<< John VI: Spiritual Meaning and Commentary >>

This chapter contains a remarkable discourse of our Lord's, which has not found a place in. any of the other gospels. He had fed a multitude of people, by miraculously multiplying a few loaves and fishes. And he now turns the attention of the multitude from the perishable food, with which he had fed their bodies, to himself as the living bread, with which he desired to feed their souls. The miracle of the loaves and fishes is recorded in the fourteenth chapter of Matthew; where we have also a record of the miracle that followed, when Jesus walked on the sea. Both having been already explained, it may suffice to give a brief outline of their meaning, except in the case of the particulars in which the two accounts differ.

Abs2bb 1. After these things, Jesus went over the sea of Galilee, which is the sea of Tiberias. The Lord was now passing from the western to the eastern side of the lake, leaving Canaan for the country on the other side Jordan, to carry the blessings of his gospel to a more purely Gentile population. The sea over which he passed was representative of the Word, the truths of which are meant by its waters. When called the Sea of Galilee, from the region which it skirts, it means the Word with respect to the good which it teaches; and when called the Sea of Tiberias, from the town on its shore, it means the Word with respect to its doctrine; and when both these names are applied both meanings are involved. The Lord passes over to the people who are out of the church by the good of simple truth, as revealed in the letter of his Word. And if we consider this progression as it respects the individual, the Lord's descent into the very lowest degree of the mind being represented by his passing over from Galilee to the other side of Jordan, then by his passing across the Galilean sea is signified his entrance through the good and truth of his Word, as these exist in the natural mind.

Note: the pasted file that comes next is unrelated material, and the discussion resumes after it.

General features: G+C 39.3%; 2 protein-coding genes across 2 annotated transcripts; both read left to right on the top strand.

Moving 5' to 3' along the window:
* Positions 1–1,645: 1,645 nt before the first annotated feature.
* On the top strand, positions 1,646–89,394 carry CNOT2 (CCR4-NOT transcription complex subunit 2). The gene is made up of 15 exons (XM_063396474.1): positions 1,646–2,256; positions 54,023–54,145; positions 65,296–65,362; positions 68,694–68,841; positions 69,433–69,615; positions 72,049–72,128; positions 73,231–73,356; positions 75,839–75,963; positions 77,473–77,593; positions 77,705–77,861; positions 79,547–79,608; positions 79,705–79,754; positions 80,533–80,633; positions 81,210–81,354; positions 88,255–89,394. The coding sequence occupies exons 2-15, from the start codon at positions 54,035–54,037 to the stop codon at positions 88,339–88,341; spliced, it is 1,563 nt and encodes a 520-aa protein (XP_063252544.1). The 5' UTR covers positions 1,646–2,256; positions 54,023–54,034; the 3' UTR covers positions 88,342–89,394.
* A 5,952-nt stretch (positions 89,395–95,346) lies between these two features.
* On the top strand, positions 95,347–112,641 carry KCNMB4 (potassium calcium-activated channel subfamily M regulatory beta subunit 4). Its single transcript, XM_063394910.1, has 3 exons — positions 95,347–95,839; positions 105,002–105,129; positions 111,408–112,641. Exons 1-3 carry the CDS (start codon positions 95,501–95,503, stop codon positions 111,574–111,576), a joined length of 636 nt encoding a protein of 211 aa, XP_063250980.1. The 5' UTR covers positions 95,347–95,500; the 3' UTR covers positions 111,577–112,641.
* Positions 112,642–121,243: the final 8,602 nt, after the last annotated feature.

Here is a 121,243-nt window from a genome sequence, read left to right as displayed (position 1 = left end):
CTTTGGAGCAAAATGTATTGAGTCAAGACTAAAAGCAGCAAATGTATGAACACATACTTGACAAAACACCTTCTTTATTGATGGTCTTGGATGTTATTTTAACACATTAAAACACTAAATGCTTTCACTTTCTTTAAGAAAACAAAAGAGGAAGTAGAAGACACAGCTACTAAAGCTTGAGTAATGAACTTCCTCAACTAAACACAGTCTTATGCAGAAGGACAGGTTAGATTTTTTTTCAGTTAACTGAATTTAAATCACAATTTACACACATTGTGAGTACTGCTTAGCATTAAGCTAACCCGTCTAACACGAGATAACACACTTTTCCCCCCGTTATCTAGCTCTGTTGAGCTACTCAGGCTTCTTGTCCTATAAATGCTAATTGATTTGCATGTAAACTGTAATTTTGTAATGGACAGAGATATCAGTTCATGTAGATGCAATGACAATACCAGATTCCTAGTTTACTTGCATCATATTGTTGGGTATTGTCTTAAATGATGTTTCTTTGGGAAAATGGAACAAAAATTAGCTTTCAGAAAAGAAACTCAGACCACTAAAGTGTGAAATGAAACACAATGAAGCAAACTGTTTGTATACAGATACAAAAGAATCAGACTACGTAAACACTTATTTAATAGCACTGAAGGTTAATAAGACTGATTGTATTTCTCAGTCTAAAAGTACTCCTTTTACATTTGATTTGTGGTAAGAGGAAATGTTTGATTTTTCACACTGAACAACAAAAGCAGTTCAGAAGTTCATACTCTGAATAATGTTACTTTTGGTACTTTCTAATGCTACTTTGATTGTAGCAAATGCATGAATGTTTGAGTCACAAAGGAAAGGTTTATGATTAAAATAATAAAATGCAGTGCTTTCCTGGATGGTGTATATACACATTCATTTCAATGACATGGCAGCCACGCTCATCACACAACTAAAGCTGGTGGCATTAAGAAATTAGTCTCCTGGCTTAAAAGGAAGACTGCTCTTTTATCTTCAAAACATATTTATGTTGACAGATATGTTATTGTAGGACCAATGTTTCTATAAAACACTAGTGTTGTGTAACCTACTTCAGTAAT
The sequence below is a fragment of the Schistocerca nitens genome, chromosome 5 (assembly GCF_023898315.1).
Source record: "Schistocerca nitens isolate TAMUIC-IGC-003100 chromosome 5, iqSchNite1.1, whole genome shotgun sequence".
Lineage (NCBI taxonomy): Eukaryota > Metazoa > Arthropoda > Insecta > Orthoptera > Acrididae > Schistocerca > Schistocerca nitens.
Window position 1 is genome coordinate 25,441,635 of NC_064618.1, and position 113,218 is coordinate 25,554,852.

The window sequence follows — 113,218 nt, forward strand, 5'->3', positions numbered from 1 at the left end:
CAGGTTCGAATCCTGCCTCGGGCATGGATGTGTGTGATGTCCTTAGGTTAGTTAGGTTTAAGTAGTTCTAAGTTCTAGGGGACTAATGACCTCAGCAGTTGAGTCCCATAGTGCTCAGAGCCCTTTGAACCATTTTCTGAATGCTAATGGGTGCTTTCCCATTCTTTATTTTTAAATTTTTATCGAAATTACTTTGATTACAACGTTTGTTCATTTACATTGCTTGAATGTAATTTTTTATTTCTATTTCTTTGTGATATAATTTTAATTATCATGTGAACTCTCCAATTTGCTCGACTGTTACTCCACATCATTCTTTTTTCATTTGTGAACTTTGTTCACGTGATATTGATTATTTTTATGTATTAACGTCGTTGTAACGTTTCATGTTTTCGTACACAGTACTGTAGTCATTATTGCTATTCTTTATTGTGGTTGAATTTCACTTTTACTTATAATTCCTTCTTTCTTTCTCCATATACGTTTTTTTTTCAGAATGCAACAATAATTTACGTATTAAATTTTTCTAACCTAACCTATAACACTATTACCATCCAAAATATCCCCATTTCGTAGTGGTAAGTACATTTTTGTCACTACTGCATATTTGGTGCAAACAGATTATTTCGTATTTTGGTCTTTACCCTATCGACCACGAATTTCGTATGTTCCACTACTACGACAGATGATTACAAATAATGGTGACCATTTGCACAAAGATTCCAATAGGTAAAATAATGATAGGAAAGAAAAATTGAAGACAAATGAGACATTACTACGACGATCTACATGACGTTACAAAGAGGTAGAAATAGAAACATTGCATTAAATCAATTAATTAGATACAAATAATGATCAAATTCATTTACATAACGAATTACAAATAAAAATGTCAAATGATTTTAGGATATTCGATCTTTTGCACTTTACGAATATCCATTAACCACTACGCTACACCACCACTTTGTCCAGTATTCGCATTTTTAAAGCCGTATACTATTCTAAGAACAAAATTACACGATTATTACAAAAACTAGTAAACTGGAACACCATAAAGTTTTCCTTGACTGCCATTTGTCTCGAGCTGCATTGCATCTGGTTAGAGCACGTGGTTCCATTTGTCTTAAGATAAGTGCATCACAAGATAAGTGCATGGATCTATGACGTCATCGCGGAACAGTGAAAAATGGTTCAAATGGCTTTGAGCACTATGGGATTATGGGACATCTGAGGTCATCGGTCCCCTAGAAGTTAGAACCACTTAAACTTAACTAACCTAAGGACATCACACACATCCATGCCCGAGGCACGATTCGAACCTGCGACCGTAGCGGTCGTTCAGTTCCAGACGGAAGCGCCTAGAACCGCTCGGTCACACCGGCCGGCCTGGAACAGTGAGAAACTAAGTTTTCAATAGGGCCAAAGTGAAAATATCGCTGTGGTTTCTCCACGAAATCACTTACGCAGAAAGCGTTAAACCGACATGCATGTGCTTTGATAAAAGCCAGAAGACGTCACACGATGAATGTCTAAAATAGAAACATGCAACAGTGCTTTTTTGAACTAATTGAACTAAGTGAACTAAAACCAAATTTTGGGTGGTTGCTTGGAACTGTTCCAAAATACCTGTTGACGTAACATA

2. When on the other side, a great multitude followed him, because they saw his miracles which he did on them that were diseased. The healing of the diseases of the soul, indicated by these miracles, draws to the Lord the numerous natural affections and thoughts of the mind; and these follow him, by striving to follow his example.

3. Separating himself from the multitude, Jesus went up into a mountain, and there he sat with his disciples. The disciples, as distinguished from the multitude, are the affections and perceptions of the spiritual mind, as distinguished from those of the natural mind. The Lord's retiring, on this and other occasions, with his disciples, presents a symbol of that state of common experience, when the thoughts and affections are withdrawn from the world, to commune with the Lord on the things of spiritual and eternal life. Our sphere of active Christian usefulness is the world. But there are times and seasons when we desire and need to retire into the chamber or ascend into the mount, away from the busy crowd of worldly thoughts and feelings, to seek new strength for the spiritual affections and perceptions, by a nearer intercourse with the Lord of life.

4. It is here mentioned that the passover, a feast of the Jews, was nigh. There is not perhaps any obvious connection between the Jewish feast and the circumstances related in this chapter. There is, however, a relation of the feast of the passover to the feeding of the multitude, and more especially to the eating of the flesh of the Son of Man, of which the Lord afterwards treats so largely. Jesus was our passover; and his completed work of redemption and glorification, in which the feast was to receive its fulfilment, was nigh.